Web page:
In Lord of the Rings Online some sites were speculating about future expansions. And then Turbine announced The Mines of Moria! Meanwhile, I was trying to give out some founder’s referrals. I think I still have one or two of those left.
In World of Warcraft, patch 2.4 was the latest end-of-the-world panic. I was trying out Alterac Valley trying to get a mount, not reading that I needed to get exalted reputation to buy it. Meanwhile the instance group made it to Shattrath and then hit the Blood Furnace while my wife and her friends were drinking apple-tinis.
Official forums were the talk again for a bit, as Marc Jacobs said he wasn’t going to have them for Warhammer Online. No, the Warhammer Herald (to be created in the image of the Camelot Herald) was going to be enough. Well, we know how that worked out.
And, finally, five years ago Gary Gygax left us. We still miss him because we still feel his influence every day.
New Linking Sites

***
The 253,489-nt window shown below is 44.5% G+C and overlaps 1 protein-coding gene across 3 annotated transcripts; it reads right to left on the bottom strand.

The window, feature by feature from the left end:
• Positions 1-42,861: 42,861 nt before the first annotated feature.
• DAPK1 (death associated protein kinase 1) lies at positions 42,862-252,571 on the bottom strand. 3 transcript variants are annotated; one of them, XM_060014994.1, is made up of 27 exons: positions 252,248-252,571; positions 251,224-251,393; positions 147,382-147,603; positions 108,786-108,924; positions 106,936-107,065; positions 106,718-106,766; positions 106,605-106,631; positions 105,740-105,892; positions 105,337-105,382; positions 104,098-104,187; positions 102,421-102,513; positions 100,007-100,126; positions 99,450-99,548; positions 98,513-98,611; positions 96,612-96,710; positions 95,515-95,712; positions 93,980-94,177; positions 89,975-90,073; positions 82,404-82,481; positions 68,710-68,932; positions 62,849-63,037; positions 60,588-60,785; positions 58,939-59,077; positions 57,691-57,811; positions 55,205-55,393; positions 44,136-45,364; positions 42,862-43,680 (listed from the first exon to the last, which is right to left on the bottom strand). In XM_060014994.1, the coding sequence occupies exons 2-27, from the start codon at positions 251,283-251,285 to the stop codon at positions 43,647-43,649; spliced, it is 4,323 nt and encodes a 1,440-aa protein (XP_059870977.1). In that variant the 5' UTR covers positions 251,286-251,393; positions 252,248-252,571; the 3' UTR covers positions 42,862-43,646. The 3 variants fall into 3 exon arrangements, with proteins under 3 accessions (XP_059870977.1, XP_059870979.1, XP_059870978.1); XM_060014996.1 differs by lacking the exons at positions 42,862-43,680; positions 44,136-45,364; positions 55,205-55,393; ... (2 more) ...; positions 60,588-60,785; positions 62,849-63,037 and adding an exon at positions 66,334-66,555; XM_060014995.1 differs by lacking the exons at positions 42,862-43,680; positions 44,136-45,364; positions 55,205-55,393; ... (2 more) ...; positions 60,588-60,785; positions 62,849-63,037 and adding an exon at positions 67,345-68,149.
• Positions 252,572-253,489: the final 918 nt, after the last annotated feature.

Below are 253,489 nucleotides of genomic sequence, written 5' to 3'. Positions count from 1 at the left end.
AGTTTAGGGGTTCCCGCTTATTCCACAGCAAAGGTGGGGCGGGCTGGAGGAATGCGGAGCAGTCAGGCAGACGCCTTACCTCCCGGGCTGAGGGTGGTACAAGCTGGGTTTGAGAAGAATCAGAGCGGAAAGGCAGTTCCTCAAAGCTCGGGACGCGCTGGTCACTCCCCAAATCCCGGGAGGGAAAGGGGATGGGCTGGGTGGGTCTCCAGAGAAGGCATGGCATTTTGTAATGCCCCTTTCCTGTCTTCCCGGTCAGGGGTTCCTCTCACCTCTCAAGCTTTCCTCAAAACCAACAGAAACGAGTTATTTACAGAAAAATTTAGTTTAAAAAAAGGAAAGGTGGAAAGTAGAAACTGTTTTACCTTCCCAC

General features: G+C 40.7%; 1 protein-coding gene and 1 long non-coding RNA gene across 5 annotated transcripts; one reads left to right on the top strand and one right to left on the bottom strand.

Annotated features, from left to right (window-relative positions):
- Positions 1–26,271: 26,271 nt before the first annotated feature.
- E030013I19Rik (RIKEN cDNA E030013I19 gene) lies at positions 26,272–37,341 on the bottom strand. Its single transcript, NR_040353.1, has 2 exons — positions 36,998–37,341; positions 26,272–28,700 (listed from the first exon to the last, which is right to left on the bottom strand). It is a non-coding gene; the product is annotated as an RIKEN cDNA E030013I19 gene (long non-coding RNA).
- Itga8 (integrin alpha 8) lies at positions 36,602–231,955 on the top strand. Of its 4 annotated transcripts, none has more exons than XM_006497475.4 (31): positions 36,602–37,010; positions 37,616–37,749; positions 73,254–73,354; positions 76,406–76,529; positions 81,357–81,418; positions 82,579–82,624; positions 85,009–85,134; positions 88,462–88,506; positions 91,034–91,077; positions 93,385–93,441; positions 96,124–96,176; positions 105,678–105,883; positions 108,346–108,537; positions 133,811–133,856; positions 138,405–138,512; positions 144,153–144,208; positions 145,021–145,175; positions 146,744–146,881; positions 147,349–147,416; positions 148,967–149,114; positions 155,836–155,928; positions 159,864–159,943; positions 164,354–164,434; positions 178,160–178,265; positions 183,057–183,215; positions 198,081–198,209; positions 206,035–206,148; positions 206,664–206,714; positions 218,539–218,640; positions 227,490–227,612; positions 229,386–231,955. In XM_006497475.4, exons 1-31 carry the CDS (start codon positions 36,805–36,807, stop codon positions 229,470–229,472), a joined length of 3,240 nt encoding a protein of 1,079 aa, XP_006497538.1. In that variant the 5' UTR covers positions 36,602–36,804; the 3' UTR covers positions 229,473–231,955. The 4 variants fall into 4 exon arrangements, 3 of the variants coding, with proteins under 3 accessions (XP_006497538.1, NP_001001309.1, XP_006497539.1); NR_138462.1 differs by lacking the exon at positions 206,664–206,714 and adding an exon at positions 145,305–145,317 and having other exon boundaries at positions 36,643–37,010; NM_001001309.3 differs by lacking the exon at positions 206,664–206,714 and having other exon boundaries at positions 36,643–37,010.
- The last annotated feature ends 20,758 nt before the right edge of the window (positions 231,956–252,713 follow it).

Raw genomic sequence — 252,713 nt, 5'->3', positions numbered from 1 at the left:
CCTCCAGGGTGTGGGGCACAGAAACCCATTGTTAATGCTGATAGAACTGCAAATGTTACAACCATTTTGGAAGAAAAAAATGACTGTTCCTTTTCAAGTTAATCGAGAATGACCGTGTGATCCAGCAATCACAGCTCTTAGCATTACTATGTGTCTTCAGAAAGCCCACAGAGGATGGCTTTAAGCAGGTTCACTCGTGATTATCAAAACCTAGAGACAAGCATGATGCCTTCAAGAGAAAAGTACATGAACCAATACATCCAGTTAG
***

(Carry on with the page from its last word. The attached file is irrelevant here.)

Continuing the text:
The following blogs have linked this site in their blogroll, for which they have my thanks.
Please take a moment to visit them in return.
Most Viewed Posts in March
- Running Civilization II on Windows 7 64-bit
- The Seductive Comfort of Azeroth
- Google Reader Alternatives? Again?
- Age of Kings Gets an Unofficial Expansion
- Considering Star Wars Galaxies Emulation? Better Grab a Disk!
- Five Games I Want to See Revamped
- Completionism in the Wayfarer Foothills
- Wrapping Up My Seven Days of Azeroth
- Backwards in Time to Forgotten Realms
- Shroud of the Avatar – Lord British Discovers Kickstarter
- First Time Out with Tech Fleet
Search Terms of the Month
heir to the empire audiobook